Archive for the ‘Customer Focus’ Category.
by Todd Youngblood
The problem with “good” customers is that they like you too much to complain about the little things. What’s scary is that little things almost always grow into big things…
Your rep tells you that everything with “Big Customer X” is fine. He makes phone contact weekly and a personal call twice a month. Their order volume is growing at a steady pace. There has not been a single complaint for 11 months. The cross-sell effort appears to be progressing nicely.
Then you get a letter from your key contact informing you that starting next month, your products and services will no longer be required.
Unlikely scenario? Unfortunately, I don’t think so. While you were anything but fat, dumb and happy – maybe just a bit of complacency had begun to creep in. The special procedures you designed and put in place exclusively for them had been working great for almost a year – even though the business environment had changed a bit. The relationship with the decision maker seemed good – even though most of the interaction lately had been with a subordinate. You know their requirements in painful detail – or at least you did back when you submitted the proposal. (Need I go on?)
Maybe it makes sense, at least once a year, to get an independent perspective on the quality of your service, support and relationship with every key account. This objective outsider might be asked to conduct a series of interviews with customer personnel and ask them about:
- Their perception of the value you deliver
- Their perception of what makes you different
- What they like and dislike about your company, your products, your services and your support
- What’s missing from what you provide
- What new projects, strategies and requirements are on the horizon
It’s the basic stuff. Nothing fancy. Just one more crystal clear message to your customers that you really are thankful for their business. That you are deadly serious about and absolutely committed to understanding how you can serve them better. That you are conducting this unique set of interviews using an objective third party to demonstrate that you really do “walk the walk.”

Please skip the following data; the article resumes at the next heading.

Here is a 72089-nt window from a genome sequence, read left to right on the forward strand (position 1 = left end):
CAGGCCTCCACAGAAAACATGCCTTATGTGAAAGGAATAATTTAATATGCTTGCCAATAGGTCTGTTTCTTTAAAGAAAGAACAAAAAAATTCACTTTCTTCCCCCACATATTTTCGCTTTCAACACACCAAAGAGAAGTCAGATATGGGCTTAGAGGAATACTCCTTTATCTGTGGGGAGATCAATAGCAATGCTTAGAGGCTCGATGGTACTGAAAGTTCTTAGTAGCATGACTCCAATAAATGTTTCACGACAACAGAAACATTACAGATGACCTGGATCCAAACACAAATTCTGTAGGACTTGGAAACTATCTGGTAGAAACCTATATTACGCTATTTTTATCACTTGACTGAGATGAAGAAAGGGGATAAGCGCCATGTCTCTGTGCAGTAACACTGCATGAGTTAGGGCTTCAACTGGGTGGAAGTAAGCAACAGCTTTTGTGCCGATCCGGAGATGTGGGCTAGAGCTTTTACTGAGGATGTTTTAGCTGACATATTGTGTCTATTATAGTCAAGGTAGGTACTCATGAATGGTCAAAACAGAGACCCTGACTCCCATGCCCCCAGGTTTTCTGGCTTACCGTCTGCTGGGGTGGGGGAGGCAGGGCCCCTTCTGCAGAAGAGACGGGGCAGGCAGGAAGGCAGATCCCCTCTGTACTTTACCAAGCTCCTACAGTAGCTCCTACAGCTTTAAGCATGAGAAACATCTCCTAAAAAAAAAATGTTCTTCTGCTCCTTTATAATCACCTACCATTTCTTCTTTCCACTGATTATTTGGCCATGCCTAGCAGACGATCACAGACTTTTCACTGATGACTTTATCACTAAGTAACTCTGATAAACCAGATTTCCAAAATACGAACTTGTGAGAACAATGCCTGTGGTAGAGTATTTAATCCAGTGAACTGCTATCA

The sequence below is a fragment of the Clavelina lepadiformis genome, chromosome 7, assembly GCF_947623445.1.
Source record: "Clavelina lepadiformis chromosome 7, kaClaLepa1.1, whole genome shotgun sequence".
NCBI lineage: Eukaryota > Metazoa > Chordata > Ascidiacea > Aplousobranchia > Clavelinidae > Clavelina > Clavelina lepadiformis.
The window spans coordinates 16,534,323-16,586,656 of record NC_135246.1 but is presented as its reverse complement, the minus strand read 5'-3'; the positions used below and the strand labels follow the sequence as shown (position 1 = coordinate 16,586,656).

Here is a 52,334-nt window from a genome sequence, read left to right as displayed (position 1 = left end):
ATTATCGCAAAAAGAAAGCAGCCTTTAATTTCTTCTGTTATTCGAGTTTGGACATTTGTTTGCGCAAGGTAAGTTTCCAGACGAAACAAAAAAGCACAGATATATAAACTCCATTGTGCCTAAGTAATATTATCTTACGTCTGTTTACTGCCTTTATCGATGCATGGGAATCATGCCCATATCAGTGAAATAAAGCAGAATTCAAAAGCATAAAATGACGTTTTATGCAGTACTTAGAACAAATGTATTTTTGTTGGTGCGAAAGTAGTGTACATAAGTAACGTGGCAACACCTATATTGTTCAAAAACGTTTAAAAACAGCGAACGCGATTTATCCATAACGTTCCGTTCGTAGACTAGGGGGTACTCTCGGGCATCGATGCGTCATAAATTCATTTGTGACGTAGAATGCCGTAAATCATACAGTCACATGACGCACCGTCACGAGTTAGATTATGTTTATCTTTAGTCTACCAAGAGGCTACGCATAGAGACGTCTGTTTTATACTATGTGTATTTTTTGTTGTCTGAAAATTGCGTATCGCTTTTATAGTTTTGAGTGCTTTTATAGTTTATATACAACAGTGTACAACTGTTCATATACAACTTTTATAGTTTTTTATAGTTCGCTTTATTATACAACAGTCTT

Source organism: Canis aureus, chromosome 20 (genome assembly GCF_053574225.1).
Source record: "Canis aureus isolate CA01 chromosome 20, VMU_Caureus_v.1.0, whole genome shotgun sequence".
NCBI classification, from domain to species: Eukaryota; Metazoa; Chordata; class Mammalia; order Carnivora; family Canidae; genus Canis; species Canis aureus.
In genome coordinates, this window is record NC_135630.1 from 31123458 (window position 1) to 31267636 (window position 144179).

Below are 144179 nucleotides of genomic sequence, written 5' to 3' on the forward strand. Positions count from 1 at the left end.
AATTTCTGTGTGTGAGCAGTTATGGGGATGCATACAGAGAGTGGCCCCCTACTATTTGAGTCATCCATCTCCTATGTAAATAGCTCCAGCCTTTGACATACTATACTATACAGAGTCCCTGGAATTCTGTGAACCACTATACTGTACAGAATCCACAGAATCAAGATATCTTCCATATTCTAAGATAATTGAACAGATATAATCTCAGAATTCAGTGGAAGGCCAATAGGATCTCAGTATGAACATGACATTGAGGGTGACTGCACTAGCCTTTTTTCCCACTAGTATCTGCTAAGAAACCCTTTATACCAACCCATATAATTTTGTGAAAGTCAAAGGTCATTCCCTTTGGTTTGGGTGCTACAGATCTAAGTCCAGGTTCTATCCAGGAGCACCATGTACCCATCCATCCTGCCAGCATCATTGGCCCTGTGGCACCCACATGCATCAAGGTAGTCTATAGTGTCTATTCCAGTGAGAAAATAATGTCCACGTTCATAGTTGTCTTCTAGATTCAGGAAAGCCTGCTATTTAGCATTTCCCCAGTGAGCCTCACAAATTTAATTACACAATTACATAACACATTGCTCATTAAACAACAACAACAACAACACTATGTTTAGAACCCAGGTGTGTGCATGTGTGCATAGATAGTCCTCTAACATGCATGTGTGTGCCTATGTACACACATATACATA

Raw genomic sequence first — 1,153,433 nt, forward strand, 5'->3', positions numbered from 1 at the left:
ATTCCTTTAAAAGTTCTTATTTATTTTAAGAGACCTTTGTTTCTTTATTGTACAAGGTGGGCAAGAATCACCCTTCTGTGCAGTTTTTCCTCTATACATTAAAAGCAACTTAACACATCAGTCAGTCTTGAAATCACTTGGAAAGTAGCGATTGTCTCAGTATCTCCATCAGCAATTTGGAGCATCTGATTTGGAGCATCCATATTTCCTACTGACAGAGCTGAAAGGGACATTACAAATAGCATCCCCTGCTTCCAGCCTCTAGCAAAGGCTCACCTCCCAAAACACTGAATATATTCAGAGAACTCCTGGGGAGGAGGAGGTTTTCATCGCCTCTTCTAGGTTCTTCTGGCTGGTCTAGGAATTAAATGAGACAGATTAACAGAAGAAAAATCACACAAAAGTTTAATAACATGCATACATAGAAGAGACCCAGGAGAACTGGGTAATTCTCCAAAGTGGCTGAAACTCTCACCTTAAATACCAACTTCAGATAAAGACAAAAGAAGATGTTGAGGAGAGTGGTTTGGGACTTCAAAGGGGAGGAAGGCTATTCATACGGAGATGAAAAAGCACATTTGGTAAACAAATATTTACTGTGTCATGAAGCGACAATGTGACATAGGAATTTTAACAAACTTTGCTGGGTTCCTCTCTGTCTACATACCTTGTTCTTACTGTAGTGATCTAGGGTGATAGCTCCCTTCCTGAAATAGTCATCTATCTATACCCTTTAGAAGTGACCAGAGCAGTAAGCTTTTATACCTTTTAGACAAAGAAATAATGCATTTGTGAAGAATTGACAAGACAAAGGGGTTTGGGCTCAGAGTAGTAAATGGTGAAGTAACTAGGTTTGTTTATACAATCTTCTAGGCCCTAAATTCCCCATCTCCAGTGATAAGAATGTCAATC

by Todd Youngblood
If you complete a President’s Model analysis for an important account, you’ll know more about that customer than its employees know
No sales manager would argue that a thorough understanding of a customer’s business is essential for long term sales success. Any rep that can complete the three phases of a President’s Model analysis on an account really does know what’s up.
Phase one consists of understanding that customer’s overall Vision, Mission, Goals and Objectives. These are the basics that can be found in an annual report and/or their basic marketing materials.
Phase two requires a series of sales calls on key players to gather information in six categories:
- Environment - These are factors that have an impact on the customer, but over which the customer has no control. Government regulation and general economic conditions are examples.
- Corporate Culture - Is the environment paternal or one driven solely by hard results? Does top management make all the decisions or do they delegate?
- SWOTs – What are their Strengths? Weaknesses? What Opportunities are open to them? What Threats do they face?